This week's Doctorpreneur of Doctology is Dr Tom Rolley.
Tom is a GP working in Mullumbimby and is passionate about transitioning medicine to a more functional way of using the overwhelming amount of medical information currently available.
He is a proponent of just-in-time medicine, modelled from the learnings of lean manufacturing and development processes. Hence he created GraduateMedicine.
The target is for GPs to have critical medical information available at the point of care to combine with their experience and intuition and the specific presentation of that patient to facilitate better outcomes from the consultation.
What organisation / startup did you found?
What is its noble purpose? Help overcome the challenge of medicine in 21st Century - too much information.
Tell me about the first 10 years of your life?
I was born in Perth and my father was in the RFDS (Royal Flying Doctor Service) as an Obstetrician and Gynaecologist, my mum was a Physiotherapist. We moved back to Brisbane when I was one.
The eldest of four children, I played piano, lots of lego and rode my bike around the suburbs. I grew up close to Daniel, and his dad was an Orthopaedic Surgeon.
At ten years of life pivoted rather dramatically as my father got a chronic pain injury to his lingual nerve.
What age were you when you had your first paying job? What was it? I was 20 years old and it was as a tennis coach.
What made you want to be a Doctor and what specialty did you choose? Why? Medicine is in the family and I was heavily rewarded for aiming to be a doctor from a young age.
I chose General Practice after learning the cost of some specialties like Obstetrics and Gynaecology and in 2005 discovered acupuncture and then rehab, and General Practice opened up as the path forward.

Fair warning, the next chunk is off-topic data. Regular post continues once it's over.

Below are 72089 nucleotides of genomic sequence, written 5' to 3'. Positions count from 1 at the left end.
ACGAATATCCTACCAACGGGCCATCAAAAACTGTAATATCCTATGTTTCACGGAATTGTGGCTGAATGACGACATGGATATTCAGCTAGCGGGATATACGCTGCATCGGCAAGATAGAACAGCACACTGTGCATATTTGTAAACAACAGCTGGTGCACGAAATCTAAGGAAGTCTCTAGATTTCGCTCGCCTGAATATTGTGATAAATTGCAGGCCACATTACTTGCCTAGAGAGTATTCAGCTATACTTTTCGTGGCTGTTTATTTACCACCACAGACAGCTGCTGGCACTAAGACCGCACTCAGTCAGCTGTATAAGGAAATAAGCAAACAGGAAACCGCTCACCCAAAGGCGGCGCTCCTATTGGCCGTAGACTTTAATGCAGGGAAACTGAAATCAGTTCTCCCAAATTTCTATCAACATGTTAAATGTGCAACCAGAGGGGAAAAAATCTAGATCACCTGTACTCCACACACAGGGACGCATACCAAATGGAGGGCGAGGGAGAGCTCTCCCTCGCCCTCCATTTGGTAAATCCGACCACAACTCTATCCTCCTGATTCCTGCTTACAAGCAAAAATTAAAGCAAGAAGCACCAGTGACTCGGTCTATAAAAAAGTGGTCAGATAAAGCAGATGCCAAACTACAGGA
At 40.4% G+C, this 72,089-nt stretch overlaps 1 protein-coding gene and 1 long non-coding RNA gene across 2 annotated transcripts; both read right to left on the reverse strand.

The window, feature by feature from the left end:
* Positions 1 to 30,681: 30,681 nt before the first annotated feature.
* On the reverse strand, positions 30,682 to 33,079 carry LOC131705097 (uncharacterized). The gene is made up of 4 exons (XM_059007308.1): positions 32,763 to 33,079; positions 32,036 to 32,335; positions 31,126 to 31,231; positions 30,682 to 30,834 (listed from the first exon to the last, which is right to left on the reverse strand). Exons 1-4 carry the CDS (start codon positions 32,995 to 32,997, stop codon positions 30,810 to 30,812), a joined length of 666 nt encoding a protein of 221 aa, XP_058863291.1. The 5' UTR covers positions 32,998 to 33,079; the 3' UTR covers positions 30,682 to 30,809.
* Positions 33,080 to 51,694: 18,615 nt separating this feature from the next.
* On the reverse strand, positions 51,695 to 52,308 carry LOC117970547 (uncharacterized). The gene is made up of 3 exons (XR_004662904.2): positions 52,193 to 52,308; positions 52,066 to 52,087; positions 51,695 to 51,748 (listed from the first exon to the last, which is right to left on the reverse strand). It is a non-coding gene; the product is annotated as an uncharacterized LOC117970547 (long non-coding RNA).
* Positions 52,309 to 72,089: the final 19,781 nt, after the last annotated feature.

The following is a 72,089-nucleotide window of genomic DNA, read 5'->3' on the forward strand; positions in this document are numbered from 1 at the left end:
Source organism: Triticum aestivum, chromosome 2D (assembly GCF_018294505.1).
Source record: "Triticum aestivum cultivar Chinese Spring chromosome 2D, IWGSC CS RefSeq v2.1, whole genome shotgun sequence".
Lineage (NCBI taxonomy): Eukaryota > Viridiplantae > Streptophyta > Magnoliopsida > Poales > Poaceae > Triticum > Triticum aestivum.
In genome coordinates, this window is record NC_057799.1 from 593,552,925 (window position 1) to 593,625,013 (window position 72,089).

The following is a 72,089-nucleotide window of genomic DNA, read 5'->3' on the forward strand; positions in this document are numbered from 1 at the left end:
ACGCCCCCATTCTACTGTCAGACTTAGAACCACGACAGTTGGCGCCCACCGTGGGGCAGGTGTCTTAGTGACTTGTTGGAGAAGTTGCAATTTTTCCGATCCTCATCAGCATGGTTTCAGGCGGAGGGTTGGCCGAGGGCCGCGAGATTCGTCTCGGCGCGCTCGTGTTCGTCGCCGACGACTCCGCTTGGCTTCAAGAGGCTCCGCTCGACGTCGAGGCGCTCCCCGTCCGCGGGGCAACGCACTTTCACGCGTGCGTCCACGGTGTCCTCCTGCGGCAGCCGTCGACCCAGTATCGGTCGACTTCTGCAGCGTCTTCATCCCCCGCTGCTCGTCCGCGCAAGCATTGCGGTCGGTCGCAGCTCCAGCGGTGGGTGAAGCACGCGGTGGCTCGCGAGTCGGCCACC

What made you want to be an Entrepreneur or follow an alternative route? When exactly did you decide?
As my parents divorced over money, I got given Rich Dad, Poor Dad by a family friend. It essentially lays out the three paths - stocks, real estate and business.
Technology had always been fascinating to me, having my first computer at 12 years old, an Amstrad 3086. Internet marketing showed up in my world around 2005-2006 and after seeing some business coaches, my wife and I ended up buying a Bloomtools franchise.
After a few weeks something in my soul told me I should return to medicine. In 2014 I did my exams and got my acupuncture qualifications, all the way through thinking there must be a better way to study, instead of the same set of notes, same set of material.
My wife bet me a carton of beer I would not start GraduateMedicine. I won the bet.
Are you still practicing as a Doctor now? If yes, do you intend to stop if the organisation takes off?
Yes, I still practice three days a week. I would not give this up as I generally like seeing patients, the authenticity of actually being at the coal face and I want to lead what I live. Why do you think traditionally many Doctors struggle with entrepreneurship? Or at least they are perceived to? It is hard! In many general practices, there is in an inbuilt demand so the need to learn or know something new is not always there. However, my life got fundamentally changed so much by not being on point with money and business that I felt like I needed to know these skills.
A major challenge for me has been letting go. In medicine I get to control so much, so the challenge is how do I move into a set of skills that has me continually let go for others to do the work.
What is your favourite quote?
"You have no idea how far this path will take you".
Garrett J White.
What would you do in the event of a Zombie Apocalypse? Jump in a 52 ft mono hull, grab my family, my closest friends, fishing lines and fall in love (again) with sashimi for lunch.
You can find out more about GraduateMedicine at https://www.graduatemedicine.com/
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